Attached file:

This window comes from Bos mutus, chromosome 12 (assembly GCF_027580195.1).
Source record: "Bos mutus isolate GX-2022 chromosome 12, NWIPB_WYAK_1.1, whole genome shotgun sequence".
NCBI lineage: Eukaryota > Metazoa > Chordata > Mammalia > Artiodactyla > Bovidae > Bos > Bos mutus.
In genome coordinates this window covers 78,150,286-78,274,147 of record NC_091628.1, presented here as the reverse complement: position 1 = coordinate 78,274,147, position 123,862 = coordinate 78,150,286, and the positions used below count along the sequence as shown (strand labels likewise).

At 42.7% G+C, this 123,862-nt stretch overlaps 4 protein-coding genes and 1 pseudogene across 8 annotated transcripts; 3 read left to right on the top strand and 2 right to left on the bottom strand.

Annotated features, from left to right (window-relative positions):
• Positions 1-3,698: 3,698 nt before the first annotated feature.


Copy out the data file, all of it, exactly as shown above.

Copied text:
This window comes from Bos mutus, chromosome 12 (assembly GCF_027580195.1).
Source record: "Bos mutus isolate GX-2022 chromosome 12, NWIPB_WYAK_1.1, whole genome shotgun sequence".
NCBI lineage: Eukaryota > Metazoa > Chordata > Mammalia > Artiodactyla > Bovidae > Bos > Bos mutus.
In genome coordinates this window covers 78,150,286-78,274,147 of record NC_091628.1, presented here as the reverse complement: position 1 = coordinate 78,274,147, position 123,862 = coordinate 78,150,286, and the positions used below count along the sequence as shown (strand labels likewise).

At 42.7% G+C, this 123,862-nt stretch overlaps 4 protein-coding genes and 1 pseudogene across 8 annotated transcripts; 3 read left to right on the top strand and 2 right to left on the bottom strand.

Annotated features, from left to right (window-relative positions):
• Positions 1-3,698: 3,698 nt before the first annotated feature.